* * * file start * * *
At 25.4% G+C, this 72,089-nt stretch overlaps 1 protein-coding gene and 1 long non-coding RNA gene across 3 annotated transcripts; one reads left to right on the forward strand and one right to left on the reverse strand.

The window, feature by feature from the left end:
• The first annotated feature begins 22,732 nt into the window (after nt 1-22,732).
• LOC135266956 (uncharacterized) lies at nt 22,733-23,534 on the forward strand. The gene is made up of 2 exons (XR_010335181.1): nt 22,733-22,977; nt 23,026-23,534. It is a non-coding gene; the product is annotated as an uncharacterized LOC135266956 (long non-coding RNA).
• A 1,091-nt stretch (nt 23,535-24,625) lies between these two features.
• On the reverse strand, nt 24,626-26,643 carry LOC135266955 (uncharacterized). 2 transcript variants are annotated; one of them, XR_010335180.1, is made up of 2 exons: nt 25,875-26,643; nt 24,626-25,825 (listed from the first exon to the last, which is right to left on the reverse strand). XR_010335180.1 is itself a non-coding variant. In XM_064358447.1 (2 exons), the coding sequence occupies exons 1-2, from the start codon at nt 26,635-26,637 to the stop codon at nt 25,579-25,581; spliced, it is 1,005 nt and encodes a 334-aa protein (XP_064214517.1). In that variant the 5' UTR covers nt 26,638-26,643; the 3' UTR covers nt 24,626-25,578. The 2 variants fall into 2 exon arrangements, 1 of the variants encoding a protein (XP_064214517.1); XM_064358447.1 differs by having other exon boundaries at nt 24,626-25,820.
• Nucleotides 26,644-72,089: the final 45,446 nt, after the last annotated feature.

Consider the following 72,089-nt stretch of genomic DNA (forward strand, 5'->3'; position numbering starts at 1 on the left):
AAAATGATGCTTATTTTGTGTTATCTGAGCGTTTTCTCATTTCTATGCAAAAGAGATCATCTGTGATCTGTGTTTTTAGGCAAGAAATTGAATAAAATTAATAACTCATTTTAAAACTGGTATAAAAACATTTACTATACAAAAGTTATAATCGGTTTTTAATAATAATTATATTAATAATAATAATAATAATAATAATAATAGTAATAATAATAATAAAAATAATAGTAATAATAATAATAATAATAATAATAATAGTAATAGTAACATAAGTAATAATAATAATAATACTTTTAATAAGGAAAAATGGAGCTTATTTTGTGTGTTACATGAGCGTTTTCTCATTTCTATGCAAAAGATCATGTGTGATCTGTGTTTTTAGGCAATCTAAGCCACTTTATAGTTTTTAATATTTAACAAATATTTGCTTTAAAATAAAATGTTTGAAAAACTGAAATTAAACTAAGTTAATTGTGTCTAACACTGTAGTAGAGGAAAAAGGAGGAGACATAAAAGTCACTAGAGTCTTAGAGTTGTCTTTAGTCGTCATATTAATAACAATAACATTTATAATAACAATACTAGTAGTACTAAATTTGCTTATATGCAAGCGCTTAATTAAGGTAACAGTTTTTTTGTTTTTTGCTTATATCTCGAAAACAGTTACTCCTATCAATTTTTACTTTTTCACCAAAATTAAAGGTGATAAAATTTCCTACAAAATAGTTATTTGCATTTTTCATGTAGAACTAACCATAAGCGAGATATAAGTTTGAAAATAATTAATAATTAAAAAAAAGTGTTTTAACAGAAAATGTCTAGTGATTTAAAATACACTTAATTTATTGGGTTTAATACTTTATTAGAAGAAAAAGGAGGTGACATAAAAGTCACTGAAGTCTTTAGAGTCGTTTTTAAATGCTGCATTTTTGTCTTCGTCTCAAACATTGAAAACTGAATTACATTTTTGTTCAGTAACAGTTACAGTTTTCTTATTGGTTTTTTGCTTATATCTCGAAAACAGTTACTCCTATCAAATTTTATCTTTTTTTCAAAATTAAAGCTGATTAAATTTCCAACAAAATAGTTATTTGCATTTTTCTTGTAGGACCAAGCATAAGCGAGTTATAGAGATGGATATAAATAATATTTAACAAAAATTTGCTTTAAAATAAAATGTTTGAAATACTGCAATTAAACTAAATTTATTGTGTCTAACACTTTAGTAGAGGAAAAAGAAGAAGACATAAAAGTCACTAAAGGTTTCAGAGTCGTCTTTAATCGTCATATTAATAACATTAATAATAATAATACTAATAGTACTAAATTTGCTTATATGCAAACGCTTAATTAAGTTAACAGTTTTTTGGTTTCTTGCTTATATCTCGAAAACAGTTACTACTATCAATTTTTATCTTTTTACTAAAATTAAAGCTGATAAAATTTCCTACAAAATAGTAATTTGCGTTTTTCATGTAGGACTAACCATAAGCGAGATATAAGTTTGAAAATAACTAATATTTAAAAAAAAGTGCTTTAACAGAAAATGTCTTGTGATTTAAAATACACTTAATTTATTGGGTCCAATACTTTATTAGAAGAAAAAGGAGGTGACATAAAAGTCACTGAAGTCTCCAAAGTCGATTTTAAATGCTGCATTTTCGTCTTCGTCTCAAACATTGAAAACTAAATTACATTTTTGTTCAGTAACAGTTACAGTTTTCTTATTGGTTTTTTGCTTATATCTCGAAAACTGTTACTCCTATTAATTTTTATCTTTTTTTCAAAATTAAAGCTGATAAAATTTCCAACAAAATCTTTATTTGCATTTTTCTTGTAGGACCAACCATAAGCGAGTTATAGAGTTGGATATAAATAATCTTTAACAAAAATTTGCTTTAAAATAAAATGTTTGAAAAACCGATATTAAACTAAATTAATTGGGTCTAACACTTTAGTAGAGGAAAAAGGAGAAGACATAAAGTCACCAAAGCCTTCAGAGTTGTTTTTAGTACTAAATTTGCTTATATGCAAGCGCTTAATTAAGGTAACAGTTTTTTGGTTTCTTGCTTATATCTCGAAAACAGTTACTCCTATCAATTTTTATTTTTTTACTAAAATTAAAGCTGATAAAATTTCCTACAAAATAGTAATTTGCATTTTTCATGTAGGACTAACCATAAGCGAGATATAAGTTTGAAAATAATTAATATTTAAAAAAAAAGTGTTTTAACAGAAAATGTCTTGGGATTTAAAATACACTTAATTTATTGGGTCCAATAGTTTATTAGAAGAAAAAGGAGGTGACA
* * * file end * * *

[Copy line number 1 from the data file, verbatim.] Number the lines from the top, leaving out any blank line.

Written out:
At 25.4% G+C, this 72,089-nt stretch overlaps 1 protein-coding gene and 1 long non-coding RNA gene across 3 annotated transcripts; one reads left to right on the forward strand and one right to left on the reverse strand.